Deutsche Bank and global commodities trader Mercuria have settled a US$21mn dispute stemming from the Qingdao metals scandal exposed in 2014, court documents show.
Mercuria filed a claim against the German lender in London’s High Court in November 2019, seeking damages, interest and costs over a 2014 deal in which Mercuria paid the bank for parcels of aluminium it thought was stored in a warehouse in Qingdao. In reality, the goods did not exist or had already been sold to another buyer.
The case had been scheduled to go to trial next month, but a document filed last week by the judge in the case says the two parties reached a confidential settlement on November 11, just over a week ahead of a scheduled pre-trial review hearing.
Neither Mercuria nor Deutsche Bank provided additional details of the settlement when approached by GTR. Mercuria says it does not comment on legal matters while a spokesperson for Deutsche Bank did not respond.
The filing shows both sides agreed to foot their own legal costs.
Mercuria’s initial statement of claim shows that in February 2014 it agreed to purchase 10,200 metric tons of aluminium – stored at a Qingdao warehouse – from Qingdao Decheng Resources Co. Ltd for around US$1,784 per metric ton.
At Decheng’s request, Deutsche Bank then stepped in to issue two conditional release undertakings which permitted Mercuria to receive the aluminium in six separate parcels after it paid the bank, according to the claim.
The parcels were warehoused on the bank’s order by local company CWT Commodities, which provided six warehouse receipts to the bank. CWT in turn relied on receipts from Qingdao Harbour Dagang Co., the warehouse operator, the claim says.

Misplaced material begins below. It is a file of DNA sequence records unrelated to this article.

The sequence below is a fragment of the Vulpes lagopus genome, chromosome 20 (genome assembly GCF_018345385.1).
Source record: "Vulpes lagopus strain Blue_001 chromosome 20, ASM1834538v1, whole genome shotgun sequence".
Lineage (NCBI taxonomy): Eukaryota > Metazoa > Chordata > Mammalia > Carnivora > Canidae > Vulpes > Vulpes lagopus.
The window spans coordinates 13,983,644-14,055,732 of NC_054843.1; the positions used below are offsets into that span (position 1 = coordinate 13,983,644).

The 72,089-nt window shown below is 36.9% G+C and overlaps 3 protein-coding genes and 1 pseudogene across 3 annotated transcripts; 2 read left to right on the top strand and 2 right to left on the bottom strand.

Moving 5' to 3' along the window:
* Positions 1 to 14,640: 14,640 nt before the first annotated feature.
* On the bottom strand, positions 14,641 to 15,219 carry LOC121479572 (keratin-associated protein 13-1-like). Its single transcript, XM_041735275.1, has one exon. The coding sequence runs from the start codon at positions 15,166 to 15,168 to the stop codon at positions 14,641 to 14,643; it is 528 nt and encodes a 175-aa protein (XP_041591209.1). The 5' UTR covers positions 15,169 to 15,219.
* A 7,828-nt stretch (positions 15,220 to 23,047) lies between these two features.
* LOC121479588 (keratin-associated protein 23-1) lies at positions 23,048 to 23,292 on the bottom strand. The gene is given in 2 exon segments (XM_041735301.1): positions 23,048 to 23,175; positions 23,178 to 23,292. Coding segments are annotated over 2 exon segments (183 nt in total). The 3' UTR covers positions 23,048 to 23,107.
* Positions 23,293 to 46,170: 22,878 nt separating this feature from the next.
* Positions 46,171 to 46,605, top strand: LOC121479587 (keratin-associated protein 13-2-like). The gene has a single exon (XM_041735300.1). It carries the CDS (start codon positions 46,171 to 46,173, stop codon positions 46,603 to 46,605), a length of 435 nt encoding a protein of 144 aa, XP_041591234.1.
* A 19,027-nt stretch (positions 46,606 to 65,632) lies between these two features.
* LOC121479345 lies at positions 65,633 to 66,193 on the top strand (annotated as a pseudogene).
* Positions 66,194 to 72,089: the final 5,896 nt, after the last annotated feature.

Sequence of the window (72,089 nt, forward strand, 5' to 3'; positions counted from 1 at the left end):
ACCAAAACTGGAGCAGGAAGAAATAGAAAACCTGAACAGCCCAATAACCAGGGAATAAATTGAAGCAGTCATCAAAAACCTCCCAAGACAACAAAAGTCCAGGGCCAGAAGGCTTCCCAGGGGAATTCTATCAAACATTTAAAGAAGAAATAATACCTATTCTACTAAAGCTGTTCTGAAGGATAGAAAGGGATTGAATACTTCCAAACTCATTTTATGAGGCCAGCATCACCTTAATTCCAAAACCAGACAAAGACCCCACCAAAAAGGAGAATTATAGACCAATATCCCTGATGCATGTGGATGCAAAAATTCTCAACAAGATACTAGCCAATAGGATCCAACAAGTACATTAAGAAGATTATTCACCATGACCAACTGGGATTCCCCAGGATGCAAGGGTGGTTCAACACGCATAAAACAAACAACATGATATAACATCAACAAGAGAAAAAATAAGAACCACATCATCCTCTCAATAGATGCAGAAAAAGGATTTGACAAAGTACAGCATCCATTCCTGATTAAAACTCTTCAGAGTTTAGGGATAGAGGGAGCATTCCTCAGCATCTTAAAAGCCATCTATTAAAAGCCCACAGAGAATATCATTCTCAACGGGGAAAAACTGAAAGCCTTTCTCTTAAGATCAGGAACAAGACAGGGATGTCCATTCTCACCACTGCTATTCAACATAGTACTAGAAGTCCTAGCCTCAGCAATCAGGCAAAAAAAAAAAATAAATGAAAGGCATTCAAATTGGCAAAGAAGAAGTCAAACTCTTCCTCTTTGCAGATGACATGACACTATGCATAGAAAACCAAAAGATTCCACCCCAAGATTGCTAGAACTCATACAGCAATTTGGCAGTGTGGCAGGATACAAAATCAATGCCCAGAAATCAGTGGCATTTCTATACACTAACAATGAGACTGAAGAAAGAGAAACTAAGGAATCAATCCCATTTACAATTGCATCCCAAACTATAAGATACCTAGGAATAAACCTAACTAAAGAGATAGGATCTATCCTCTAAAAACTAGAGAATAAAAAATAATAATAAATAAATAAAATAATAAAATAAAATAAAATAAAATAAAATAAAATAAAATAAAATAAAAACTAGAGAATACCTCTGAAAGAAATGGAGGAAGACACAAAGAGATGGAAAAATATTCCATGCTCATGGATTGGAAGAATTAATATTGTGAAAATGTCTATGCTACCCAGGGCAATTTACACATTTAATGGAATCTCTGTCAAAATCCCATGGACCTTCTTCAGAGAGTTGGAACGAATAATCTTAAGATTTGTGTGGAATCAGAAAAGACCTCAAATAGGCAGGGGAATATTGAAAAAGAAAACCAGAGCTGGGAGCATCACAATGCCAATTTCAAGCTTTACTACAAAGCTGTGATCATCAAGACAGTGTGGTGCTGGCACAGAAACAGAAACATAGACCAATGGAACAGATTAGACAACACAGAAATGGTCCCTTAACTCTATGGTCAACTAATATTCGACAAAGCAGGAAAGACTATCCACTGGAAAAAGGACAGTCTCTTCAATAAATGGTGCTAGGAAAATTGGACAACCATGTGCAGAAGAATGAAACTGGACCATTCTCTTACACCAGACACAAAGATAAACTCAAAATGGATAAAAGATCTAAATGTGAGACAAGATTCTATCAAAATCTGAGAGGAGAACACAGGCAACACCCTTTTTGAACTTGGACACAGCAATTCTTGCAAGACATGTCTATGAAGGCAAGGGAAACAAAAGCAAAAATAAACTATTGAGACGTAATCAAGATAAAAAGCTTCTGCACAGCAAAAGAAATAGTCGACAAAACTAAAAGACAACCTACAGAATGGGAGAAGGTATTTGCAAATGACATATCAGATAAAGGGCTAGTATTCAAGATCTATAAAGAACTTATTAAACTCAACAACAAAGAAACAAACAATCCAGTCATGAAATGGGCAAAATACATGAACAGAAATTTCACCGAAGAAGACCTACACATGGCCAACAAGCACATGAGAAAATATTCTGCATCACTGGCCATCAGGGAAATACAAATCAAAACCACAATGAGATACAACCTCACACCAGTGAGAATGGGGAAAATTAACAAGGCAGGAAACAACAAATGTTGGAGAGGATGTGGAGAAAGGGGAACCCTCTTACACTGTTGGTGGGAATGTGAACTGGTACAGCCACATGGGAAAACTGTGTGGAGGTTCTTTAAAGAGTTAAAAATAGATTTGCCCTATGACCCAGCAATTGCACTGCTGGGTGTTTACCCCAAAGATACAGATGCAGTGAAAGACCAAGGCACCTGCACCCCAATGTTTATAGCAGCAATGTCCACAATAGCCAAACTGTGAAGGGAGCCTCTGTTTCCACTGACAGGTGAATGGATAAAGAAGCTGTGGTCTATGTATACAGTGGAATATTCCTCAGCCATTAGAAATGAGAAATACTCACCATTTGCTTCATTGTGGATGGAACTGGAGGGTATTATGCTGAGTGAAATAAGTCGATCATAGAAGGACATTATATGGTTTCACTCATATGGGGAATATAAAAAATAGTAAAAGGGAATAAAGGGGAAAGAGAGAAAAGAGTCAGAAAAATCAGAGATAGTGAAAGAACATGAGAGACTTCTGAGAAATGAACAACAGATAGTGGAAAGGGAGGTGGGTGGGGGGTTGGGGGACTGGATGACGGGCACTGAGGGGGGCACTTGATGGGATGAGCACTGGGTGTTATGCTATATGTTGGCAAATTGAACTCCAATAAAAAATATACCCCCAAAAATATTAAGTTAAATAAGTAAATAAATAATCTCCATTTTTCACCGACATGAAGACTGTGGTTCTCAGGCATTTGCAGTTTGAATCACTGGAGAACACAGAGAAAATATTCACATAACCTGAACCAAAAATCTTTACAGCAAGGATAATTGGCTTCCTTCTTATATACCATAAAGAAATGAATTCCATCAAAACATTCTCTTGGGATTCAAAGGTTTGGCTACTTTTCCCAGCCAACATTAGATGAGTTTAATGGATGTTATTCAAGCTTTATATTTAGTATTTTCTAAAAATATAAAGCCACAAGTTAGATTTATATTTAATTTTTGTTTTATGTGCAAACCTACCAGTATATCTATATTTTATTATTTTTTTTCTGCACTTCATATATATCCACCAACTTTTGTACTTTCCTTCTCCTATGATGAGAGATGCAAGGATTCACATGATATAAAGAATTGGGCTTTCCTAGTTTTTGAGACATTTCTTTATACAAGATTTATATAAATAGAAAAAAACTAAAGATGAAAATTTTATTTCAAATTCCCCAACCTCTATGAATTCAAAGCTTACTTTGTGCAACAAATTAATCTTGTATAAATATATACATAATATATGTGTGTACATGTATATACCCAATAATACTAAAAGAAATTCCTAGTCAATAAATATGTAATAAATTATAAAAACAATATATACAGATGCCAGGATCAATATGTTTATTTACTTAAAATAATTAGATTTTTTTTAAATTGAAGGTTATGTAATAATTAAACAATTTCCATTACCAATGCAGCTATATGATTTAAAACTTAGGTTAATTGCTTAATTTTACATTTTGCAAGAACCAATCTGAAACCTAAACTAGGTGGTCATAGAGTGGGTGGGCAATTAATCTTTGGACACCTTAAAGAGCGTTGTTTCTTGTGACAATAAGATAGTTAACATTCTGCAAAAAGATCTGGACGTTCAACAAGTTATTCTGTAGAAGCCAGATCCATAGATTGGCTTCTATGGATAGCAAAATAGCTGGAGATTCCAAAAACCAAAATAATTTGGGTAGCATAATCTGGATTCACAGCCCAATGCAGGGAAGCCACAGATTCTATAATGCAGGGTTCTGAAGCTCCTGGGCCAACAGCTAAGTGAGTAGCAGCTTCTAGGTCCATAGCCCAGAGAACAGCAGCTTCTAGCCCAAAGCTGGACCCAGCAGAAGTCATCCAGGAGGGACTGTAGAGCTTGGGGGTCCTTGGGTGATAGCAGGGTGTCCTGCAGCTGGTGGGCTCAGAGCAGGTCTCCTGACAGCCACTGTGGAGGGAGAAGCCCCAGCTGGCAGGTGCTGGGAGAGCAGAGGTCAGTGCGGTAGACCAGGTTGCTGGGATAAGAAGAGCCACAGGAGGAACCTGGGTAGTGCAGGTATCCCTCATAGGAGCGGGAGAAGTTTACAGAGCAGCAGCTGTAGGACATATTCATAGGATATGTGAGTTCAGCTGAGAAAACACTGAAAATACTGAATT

But unknown at the time to Deutsche or Mercuria, those receipts had been issued to CWT fraudulently, part of a giant fraud that took place at Qingdao port between at least 2012 and 2014 and that spooked the wider commodities finance market.
Part of the aluminium purchased by Mercuria had previously been held at the warehouse but had been exported to another customer before the deal with Decheng and Deutsche, according to the claim, while the remainder never existed.
Mercuria therefore argued that the bank had been “unjustly enriched” at its expense and was seeking full repayment for the metals.
The Swiss-based trading giant also separately paid Decheng just over US$1.7mn as part of the transaction, according to the claim.
Decheng’s founder and chairman, and several other employees, were reportedly later jailed for up to ten years each for their role in the long-running fraud, which was based largely on the fabrication of warehouse receipts and other documents to win financing for non-existent or already-financed cargoes.
The scandal ensnared major traders and financial institutions including Glencore, Trafigura, Citi, HSBC, Standard Chartered and Standard Bank. Chinese and international banks’ exposure to the fraud was estimated to be just over US$4bn.
Mercuria settled a convoluted US$270mn legal row with Citi in 2016 over a repurchase agreement that also came unstuck due to Decheng’s use of phony receipts. The terms of that settlement were also kept secret.
The cases were among a flurry of litigation in Asia and Europe that ensued after Decheng’s scheme unravelled in mid-2014.